3.1.2. Compromise

As indicated above, conciliation may result in compromise. The Civil Code defines ‘compromise’ as a mechanism where parties to a dispute ‘terminate an existing dispute’ or prevent future dispute ‘through mutual concessions’ (Article 3307). In terms of format, the Civil Code provides that a compromise should be made in a form of contracts. That means a compromise document drawn up as a result of the conciliation process described in the section above should be made in writing and the parties to such compromise will be bound by the terms only when they declare their acceptance in writing. Article 276 of the Ethiopian Civil Procedure Code provides the content of a compromise agreement. Once a compromise is properly drawn and accepted by the parties, the Civil Code declares that “ [a]s between the parties, the compromise shall have the force of res judicata without appeal” (see Article 3312(1)). This means the agreement of the parties that resulted from the conciliation process is taken as final and binding. The strong position of the Civil Code can also be inferred from its declaration that a compromise can be invalidated only when there is a fundamental mistake (where for instance the agreement of one of the parties was based on a false document) or when there was a court judgment on the same issue that was subject of the compromise and when such judgment was unknown to at least one of the parties. The compromise is considered void ab initio, where it relates to a contractual agreement the object of which is contrary to the law or public morality (see Article 3316).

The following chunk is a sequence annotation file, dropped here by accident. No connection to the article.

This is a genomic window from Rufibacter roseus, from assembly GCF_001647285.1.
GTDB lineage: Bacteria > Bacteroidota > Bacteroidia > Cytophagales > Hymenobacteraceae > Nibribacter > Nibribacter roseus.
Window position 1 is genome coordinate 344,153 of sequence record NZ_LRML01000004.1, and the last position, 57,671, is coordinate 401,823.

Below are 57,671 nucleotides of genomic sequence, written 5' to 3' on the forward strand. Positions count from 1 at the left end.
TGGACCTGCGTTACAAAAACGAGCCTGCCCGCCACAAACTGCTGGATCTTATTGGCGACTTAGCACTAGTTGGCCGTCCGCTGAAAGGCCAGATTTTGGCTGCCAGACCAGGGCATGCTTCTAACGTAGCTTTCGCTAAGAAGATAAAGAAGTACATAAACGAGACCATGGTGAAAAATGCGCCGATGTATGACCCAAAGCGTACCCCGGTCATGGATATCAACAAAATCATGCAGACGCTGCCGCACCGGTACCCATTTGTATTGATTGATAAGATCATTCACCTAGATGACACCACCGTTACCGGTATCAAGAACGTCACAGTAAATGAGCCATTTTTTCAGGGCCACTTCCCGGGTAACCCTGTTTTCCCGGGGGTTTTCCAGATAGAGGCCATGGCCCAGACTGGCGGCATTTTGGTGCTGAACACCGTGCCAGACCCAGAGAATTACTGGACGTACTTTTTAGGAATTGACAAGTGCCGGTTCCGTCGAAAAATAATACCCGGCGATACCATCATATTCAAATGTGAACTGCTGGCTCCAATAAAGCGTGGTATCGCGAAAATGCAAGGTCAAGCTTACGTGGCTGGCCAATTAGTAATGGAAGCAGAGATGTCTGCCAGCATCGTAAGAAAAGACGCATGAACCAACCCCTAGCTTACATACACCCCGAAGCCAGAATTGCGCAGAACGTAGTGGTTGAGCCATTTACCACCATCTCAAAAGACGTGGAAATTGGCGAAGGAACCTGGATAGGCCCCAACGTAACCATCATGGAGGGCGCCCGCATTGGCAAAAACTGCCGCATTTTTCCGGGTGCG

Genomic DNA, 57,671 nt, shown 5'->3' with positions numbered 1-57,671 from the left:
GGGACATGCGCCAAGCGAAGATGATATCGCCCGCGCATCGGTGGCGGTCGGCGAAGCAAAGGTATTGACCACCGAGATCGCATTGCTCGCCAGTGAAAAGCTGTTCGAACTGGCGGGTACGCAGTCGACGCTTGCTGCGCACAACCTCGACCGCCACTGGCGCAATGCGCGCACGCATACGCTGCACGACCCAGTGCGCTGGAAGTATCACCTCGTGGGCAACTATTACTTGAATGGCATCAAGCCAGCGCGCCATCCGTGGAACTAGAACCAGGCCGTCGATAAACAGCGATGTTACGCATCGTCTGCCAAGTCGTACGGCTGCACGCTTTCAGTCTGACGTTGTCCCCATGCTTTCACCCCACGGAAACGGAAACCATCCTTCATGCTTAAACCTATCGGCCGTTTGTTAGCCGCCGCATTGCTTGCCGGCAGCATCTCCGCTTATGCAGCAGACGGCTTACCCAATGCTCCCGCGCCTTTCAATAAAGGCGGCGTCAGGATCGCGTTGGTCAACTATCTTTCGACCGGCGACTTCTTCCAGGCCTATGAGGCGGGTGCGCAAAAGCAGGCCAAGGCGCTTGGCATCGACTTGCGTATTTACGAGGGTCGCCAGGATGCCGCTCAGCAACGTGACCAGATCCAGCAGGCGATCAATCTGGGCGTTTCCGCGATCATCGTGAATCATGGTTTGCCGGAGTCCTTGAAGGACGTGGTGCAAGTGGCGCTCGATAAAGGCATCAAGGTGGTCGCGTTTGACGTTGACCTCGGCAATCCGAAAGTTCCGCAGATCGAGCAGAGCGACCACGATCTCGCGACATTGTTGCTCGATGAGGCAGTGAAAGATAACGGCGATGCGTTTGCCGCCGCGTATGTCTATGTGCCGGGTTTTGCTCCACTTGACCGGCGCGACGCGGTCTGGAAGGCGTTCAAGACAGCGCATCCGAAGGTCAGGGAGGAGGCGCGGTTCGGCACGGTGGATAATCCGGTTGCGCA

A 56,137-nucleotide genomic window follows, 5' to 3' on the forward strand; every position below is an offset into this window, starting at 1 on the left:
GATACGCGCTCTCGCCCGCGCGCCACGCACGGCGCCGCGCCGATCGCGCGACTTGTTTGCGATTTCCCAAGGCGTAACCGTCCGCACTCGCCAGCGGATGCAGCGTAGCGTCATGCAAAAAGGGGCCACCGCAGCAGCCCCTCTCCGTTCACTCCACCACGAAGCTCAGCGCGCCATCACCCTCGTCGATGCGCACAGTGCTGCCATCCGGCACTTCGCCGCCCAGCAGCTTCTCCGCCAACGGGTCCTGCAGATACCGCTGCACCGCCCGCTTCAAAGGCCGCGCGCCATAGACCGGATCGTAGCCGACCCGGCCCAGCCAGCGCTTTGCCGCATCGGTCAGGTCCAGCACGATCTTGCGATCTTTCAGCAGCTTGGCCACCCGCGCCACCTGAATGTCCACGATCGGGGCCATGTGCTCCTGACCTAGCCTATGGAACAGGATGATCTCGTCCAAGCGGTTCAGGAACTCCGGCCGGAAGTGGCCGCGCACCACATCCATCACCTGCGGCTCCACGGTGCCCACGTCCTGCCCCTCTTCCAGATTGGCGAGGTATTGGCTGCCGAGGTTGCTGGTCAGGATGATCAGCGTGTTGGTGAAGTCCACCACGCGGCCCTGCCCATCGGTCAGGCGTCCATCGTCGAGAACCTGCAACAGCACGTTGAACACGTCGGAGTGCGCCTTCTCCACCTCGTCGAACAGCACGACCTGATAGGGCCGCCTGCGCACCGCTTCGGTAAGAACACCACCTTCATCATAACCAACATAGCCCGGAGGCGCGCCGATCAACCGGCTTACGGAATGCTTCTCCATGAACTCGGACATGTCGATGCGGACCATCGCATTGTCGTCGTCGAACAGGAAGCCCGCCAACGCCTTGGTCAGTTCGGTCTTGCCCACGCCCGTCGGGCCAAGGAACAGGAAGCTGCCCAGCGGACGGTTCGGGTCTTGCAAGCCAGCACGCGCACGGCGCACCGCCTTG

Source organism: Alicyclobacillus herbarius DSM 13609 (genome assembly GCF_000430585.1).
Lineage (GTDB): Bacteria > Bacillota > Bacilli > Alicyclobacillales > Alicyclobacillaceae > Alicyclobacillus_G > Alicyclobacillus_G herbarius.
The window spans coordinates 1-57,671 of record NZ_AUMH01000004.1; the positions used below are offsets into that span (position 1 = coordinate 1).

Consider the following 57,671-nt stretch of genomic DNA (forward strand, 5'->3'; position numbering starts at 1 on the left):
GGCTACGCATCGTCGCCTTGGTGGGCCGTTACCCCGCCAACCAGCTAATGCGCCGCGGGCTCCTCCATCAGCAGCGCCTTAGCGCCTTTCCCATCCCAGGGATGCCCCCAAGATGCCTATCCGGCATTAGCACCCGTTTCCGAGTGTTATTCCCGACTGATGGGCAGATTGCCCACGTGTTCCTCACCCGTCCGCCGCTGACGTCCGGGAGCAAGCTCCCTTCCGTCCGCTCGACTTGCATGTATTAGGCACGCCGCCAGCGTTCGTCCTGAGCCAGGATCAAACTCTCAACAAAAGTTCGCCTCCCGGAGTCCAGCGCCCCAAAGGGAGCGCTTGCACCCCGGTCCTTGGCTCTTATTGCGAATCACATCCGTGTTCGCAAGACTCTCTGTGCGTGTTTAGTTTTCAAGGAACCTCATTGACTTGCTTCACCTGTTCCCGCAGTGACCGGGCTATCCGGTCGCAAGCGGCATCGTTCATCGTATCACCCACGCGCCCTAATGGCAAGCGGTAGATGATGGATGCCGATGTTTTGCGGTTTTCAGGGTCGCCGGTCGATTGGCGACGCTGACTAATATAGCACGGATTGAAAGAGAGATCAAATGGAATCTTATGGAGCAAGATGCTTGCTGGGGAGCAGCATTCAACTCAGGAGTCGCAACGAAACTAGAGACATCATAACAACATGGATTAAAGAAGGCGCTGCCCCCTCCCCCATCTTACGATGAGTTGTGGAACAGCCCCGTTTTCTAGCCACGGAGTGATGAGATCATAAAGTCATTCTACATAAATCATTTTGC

3.1.3. Arbitration

The Civil Code recognizes the procedure of arbitration to resolve cases out of the formal courts of law. The provisions of the Civil Code (Articles 3325—3345) provide the details on arbitration.

3.2 The Labour Proclamation No.377/2003 and the Labour Conciliation Office

3.2.1. The Labour Proclamation No.377/2003

The Labour Proclamation No.377/2003 is a law enacted by the federal government that recognizes and protects the rights of employees and employers and governs their relationship.[65] The Labour Proclamation provides for the possibility of conciliation between parties in a labour dispute. Article 136(3) of the Labour Proclamation defines labour dispute as “any controversy arising between a worker and an employer or trade union and employers in respect of the application of law, collective agreement, work rules, employment contract or customary rules and also any disagreement arising during collective bargaining or in connection with collective agreement.”

Article 136(1) of the Labour Proclamation defines conciliation as “the activity conducted by a private person or persons appointed by the Ministry at the joint request of the parties for the purpose of bringing the parties together and seeking to arrange between them voluntary settlement of a labour dispute which their own efforts alone do not produce.”[66]